Providing the Highest Quality of Care with a Shortening Half-Life of Medical Knowledge

By Robert L. Moore, MD, MPH, MBA, Chief Medical Officer

“The Half-Life of Knowledge: The amount of time elapsed before half of the knowledge in a particular field is superseded or becomes obsolete.”

– First described by Fritz Machlup in 1962

About 25 years ago, I read an article that looked at the current recommendations for a variety of medical conditions and circumstances. Over time, these recommendations change, gradually at first, then more rapidly and finally slowing down as a few best practices persist over the decades.

Those of us who have been in practice for a while can think of many examples. Few in the United States use the medications for type 2 diabetes that I used as a resident physician. Vaccine recommendations change, but many vaccines haven’t changed in decades. Suspected appendicitis used to invariably mean surgery; now many cases are managed with antibiotics. Hormone replacement therapy was prescribed long-term for most post-menopausal women years ago. The list is long.

Twenty-five years ago, the half-life of medical knowledge was estimated to be six years based on a review of all recommendations made in a group of best-practice documents released by CMS (this was the predecessor to the USPSTF). This meant that if you failed to keep up with the latest developments, half of what you did today would be incorrect in six years and 90% would be incorrect in about 12 years. The decrease is not constant. Here is a graphical representation of the way I think about this with the X axis in years from today (T=0), and the steepest part of the decrease being at 6 years (50% of current best practices at T=0 are no longer best practices; the half-life).

Best practices in medicine over time

The shape of the graph reflects the fact that published best practices are not updated continuously, but on a cycle of every few years. Thus, the slow downward slope initially.

A couple of implications of the shape of this curve jump out. First, if one assumes that the peak of one’s knowledge of best practices is at the end of formal clinical training, for the first few years, the knowledge you have from residency will serve you well. If you don’t adopt a system for keeping up on changes, however, the subsequent years will make you quickly lose touch with how best to practice medicine. Second, if someone takes a break from clinical medicine for up to 2-3 years, they will be able to get back up to speed quickly. A longer break will require more extensive re-training, mentorship and formal education.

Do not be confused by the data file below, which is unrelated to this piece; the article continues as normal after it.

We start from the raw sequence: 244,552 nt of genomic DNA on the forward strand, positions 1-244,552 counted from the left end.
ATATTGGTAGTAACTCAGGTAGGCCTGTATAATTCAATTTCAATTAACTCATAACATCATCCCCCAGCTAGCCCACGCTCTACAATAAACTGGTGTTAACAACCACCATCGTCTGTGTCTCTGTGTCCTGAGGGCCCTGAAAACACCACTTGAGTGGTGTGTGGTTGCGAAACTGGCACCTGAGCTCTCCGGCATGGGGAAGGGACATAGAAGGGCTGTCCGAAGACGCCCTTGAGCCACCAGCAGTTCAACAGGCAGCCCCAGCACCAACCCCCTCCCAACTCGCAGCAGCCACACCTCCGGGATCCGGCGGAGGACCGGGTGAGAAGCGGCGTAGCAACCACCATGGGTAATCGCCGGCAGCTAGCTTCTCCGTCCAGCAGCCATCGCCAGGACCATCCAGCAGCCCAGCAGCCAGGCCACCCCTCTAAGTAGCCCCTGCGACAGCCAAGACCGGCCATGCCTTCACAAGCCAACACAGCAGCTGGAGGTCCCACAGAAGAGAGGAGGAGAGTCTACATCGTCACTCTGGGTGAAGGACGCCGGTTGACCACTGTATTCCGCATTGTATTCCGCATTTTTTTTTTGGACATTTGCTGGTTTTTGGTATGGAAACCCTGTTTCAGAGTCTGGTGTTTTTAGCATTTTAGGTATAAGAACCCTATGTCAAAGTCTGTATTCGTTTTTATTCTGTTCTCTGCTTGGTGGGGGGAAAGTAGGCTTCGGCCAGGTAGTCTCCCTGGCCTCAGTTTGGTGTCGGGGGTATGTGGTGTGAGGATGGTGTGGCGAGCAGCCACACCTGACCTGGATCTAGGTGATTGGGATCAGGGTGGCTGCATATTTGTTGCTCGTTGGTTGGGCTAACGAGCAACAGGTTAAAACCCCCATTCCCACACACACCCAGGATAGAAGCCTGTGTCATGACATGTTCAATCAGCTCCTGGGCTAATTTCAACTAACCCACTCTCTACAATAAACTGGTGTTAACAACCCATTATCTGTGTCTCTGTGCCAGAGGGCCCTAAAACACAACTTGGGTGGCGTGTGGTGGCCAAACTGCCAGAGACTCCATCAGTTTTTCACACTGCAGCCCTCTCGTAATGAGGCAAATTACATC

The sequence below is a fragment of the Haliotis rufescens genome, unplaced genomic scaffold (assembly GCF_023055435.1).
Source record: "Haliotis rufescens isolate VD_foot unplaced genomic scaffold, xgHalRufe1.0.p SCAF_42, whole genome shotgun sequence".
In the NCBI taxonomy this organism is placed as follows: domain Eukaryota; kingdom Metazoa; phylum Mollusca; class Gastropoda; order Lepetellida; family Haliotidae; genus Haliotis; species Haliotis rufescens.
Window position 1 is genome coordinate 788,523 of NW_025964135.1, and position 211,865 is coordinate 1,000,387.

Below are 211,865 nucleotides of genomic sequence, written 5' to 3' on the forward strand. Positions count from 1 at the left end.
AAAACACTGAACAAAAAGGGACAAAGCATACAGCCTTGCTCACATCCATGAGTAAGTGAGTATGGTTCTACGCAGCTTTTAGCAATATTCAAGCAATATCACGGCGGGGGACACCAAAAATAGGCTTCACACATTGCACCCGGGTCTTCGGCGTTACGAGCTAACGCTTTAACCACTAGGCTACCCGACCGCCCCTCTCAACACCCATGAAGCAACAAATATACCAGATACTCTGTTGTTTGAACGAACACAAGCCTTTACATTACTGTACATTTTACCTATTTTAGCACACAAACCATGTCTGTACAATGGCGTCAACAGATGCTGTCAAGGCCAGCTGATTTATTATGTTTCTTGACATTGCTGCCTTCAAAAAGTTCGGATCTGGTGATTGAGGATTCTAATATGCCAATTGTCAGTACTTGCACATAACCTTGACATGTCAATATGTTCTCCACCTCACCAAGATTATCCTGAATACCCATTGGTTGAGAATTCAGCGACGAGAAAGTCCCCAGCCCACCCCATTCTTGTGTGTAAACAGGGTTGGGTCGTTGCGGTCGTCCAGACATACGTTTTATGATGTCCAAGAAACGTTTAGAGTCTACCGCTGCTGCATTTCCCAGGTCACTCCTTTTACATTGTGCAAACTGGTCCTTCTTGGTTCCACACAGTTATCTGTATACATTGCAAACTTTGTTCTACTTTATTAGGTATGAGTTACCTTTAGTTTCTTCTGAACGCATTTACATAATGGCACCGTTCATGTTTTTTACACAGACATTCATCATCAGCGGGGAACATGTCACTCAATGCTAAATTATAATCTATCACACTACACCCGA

A study in 2011 estimated that the half-life of medical knowledge had dropped to 3.5 years. It seems likely this trend has continued, especially in the age of COVID.

There are three primary strategies for maintaining high quality care in this setting.

1.)   Diligent self-education, regularly reading medical journals in your area of expertise, and attending (and paying close attention to) conferences that summarize updates in your field. For primary care clinicians, American Family Physician is a good resource.

2.)   Liberally use the rapid on-line resources we now have available to check on current recommendations for any condition that is somewhat infrequently seen, and for which you haven’t recently read a review article or attended a presentation. Up to Date is an excellent option, although the American Family Physician website gives rapid access to previous review articles that are often more accessible.

There is a new variation on Board Certification examination for Family Physicians in which difficult clinical questions must be answered within two minutes, using any computerized resources you like. This reinforces this ability to think about where to find the best answer quickly, but critical thinking is definitely needed to sift through all you find to come up with the best plan.

3.)   Interact with clinician colleagues regularly, and “talk shop”. Clinicians will remember well lessons learned from peers. Back when primary care clinicians rounded in the hospital, this interaction with many different specialists happened regularly. Now, you will need to seek out peers if you want to have these interactions.

In all cases, we must be humble about what we know about diagnosis and therapeutics. Use the computer in your exam room to quickly confirms that your treatment plan is the best. I find that patients are reassured by this. Find ways to talk to colleagues about the most challenging cases, perhaps at peer review rounds, morbidity and mortality reviews, or even at a Balint group.


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